Forum: A life-changing conversation

Marian Trattner

In my work as coordinator for the Be That One (BT1) Suicide Prevention Program, I’ve heard countless stories from students about how a suicide or suicide attempt of a loved one has directly impacted their life. I’ve also heard from students who have had thoughts of or attempted suicide in the past and now want to get involved with this issue on campus. 

Created in 2008 by the Counseling and Mental Health Center, BT1 has addressed suicide prevention on our campus in a comprehensive manner. We are raising awareness about the issue of college student suicide, and empowering faculty, staff and students to take an active role in preventing suicide. But we can’t do this important life-saving work alone. We need your help. I have hope that if all faculty, staff and students work together, we can prevent suicide. Of students who experience thoughts of suicide, two-thirds of them first tell a friend, partner or family member about their thoughts. This is why it is so important for all students to know how to help a friend. Here are three ways to take action on campus to prevent suicide:

1. Learn to recognize when your friend is having thoughts of suicide. Students who are experiencing mental health distress or thoughts of suicide often communicate through behaviors known as warning signs. BT1 offers one-hour free interactive workshops for all students, faculty and staff about how to talk with and support students who are experiencing mental health distress and/or thoughts of suicide. To find out more and book a workshop, go to cmhc.utexas.edu/bethatone.

2. Choose to respond to a friend in need and connect them to resources. There can be many barriers to talking about suicide with your friend. To help you overcome them, think about motivations for intervening. If you were struggling, would you want someone to say something? If this was your sibling, partner or another loved one, would you want someone to say something? The only way we can 100 percent know if a student is experiencing thoughts of suicide is to ask them directly about it. You can say something like, “Are you having thoughts of ending your life?” Please note that talking about suicide will not put the idea in a student’s head.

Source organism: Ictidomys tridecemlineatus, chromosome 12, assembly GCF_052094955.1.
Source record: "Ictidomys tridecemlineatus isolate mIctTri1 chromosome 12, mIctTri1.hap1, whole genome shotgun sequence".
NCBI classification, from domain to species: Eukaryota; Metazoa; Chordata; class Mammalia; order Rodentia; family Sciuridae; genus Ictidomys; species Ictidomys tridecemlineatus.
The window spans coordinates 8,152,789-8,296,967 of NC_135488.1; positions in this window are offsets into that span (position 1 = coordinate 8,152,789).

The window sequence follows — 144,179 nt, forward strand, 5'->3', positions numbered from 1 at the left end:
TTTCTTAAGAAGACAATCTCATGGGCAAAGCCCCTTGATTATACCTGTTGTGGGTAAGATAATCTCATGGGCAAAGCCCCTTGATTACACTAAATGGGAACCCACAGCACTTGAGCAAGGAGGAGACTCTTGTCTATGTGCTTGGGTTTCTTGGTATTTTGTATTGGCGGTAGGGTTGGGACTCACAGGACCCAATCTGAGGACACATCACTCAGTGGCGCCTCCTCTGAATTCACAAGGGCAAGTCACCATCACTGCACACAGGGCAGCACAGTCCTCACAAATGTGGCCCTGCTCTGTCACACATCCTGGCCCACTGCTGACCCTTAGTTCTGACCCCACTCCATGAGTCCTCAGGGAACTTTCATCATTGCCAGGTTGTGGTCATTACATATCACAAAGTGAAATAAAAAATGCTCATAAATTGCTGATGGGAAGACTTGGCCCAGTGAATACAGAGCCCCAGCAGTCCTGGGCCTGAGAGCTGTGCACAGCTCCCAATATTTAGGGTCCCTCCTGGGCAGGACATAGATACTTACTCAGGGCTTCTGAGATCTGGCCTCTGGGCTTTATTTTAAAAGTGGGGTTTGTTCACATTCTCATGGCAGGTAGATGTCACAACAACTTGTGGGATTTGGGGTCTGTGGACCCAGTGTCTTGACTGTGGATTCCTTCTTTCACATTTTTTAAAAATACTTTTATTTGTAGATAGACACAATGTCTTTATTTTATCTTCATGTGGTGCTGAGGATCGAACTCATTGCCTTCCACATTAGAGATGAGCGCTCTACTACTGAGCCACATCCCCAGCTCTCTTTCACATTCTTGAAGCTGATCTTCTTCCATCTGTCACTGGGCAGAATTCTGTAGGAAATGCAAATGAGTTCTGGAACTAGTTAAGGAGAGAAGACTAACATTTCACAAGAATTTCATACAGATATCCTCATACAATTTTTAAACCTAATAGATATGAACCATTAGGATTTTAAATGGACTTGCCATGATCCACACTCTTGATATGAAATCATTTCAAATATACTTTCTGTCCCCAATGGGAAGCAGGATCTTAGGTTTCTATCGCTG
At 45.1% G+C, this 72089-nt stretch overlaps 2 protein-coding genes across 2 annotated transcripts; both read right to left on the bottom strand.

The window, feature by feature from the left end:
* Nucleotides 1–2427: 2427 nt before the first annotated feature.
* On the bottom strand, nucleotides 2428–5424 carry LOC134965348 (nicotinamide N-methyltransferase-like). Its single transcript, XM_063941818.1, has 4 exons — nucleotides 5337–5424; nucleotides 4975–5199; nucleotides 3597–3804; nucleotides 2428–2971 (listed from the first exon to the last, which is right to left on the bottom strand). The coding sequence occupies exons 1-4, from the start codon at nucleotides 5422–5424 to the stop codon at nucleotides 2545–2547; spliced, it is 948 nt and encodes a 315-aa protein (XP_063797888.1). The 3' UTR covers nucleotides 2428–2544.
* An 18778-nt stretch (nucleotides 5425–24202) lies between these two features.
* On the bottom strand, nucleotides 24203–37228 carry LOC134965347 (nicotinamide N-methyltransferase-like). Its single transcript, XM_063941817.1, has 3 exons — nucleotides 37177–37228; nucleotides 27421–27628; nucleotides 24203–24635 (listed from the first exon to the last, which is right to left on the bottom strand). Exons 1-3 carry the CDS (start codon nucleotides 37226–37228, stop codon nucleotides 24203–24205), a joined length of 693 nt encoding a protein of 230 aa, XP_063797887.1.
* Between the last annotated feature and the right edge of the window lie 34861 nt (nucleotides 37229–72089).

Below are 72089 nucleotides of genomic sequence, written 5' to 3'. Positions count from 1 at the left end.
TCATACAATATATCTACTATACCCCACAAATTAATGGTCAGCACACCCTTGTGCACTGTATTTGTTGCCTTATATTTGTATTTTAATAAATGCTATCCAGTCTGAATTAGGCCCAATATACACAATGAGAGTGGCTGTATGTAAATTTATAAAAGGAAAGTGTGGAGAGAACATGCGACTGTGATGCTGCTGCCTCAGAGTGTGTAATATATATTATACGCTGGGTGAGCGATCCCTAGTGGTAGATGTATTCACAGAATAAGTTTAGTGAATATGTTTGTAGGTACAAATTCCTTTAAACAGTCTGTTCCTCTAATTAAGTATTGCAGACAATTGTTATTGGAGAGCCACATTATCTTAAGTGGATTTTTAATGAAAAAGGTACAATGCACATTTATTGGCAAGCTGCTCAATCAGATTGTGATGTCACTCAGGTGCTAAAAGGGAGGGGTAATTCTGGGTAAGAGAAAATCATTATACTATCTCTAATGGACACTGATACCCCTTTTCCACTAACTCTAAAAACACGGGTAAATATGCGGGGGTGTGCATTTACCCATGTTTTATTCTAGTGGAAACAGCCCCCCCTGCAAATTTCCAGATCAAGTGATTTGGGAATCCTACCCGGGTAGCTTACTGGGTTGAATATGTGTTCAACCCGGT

If the student says yes, it’s important to validate their feelings. You can say something like “This must be really hard for you. I hear you’re in a lot of pain. I’m impressed you’ve done this well, considering how you’re feeling.” It is important to listen without judgment. Thank the student for feeling safe to disclose their thoughts with you.

The next step to helping the student is to connect them to supportive resources that can help, like CMHC. You can say something like, “I may not be able to understand exactly how you feel, but I want to help. Would you be open to talking with someone about this?” Continue to be there for your friend. If you continue to be concerned for your friend’s safety, contact the Behavior Concerns Advice Line at (512) 232-5050.

3. If you’re struggling, reach out for help. If you’re experiencing thoughts of suicide, reach out for help. Know you’re not alone. CMHC is here to connect you with the supportive resources you need. You can also call the free 24/7 CMHC Crisis Line at (512) 471-CALL (2255). For more information about CMHC, visit www.cmhc.utexas.edu.

Trattner is the suicide prevention coordinator in the Counseling and Mental Health Center.